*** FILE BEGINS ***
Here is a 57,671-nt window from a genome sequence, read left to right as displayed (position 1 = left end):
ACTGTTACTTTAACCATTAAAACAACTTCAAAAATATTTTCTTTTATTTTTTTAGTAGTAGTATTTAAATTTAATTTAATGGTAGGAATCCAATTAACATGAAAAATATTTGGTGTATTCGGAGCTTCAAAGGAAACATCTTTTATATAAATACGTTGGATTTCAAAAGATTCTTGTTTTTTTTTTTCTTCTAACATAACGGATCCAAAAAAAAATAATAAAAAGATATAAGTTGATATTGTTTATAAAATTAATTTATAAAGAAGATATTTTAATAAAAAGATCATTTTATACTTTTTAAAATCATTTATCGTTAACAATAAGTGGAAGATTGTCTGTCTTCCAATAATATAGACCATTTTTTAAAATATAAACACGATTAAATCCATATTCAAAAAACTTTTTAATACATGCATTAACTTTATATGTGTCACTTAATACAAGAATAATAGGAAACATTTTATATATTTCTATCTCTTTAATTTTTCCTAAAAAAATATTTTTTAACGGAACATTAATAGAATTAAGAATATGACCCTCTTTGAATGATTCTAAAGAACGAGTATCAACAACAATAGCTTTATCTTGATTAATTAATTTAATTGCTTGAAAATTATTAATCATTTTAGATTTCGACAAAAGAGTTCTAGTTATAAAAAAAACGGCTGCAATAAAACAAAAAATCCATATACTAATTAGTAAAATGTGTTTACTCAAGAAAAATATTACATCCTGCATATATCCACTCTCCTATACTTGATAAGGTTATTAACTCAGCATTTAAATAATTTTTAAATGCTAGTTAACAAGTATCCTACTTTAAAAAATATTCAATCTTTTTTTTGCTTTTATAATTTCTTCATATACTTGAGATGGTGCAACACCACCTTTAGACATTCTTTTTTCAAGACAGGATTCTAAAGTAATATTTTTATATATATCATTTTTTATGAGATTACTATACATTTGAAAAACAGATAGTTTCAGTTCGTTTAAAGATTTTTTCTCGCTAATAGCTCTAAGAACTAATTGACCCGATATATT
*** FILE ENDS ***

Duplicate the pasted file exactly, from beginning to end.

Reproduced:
Here is a 57,671-nt window from a genome sequence, read left to right as displayed (position 1 = left end):
ACTGTTACTTTAACCATTAAAACAACTTCAAAAATATTTTCTTTTATTTTTTTAGTAGTAGTATTTAAATTTAATTTAATGGTAGGAATCCAATTAACATGAAAAATATTTGGTGTATTCGGAGCTTCAAAGGAAACATCTTTTATATAAATACGTTGGATTTCAAAAGATTCTTGTTTTTTTTTTTCTTCTAACATAACGGATCCAAAAAAAAATAATAAAAAGATATAAGTTGATATTGTTTATAAAATTAATTTATAAAGAAGATATTTTAATAAAAAGATCATTTTATACTTTTTAAAATCATTTATCGTTAACAATAAGTGGAAGATTGTCTGTCTTCCAATAATATAGACCATTTTTTAAAATATAAACACGATTAAATCCATATTCAAAAAACTTTTTAATACATGCATTAACTTTATATGTGTCACTTAATACAAGAATAATAGGAAACATTTTATATATTTCTATCTCTTTAATTTTTCCTAAAAAAATATTTTTTAACGGAACATTAATAGAATTAAGAATATGACCCTCTTTGAATGATTCTAAAGAACGAGTATCAACAACAATAGCTTTATCTTGATTAATTAATTTAATTGCTTGAAAATTATTAATCATTTTAGATTTCGACAAAAGAGTTCTAGTTATAAAAAAAACGGCTGCAATAAAACAAAAAATCCATATACTAATTAGTAAAATGTGTTTACTCAAGAAAAATATTACATCCTGCATATATCCACTCTCCTATACTTGATAAGGTTATTAACTCAGCATTTAAATAATTTTTAAATGCTAGTTAACAAGTATCCTACTTTAAAAAATATTCAATCTTTTTTTTGCTTTTATAATTTCTTCATATACTTGAGATGGTGCAACACCACCTTTAGACATTCTTTTTTCAAGACAGGATTCTAAAGTAATATTTTTATATATATCATTTTTTATGAGATTACTATACATTTGAAAAACAGATAGTTTCAGTTCGTTTAAAGATTTTTTCTCGCTAATAGCTCTAAGAACTAATTGACCCGATATATT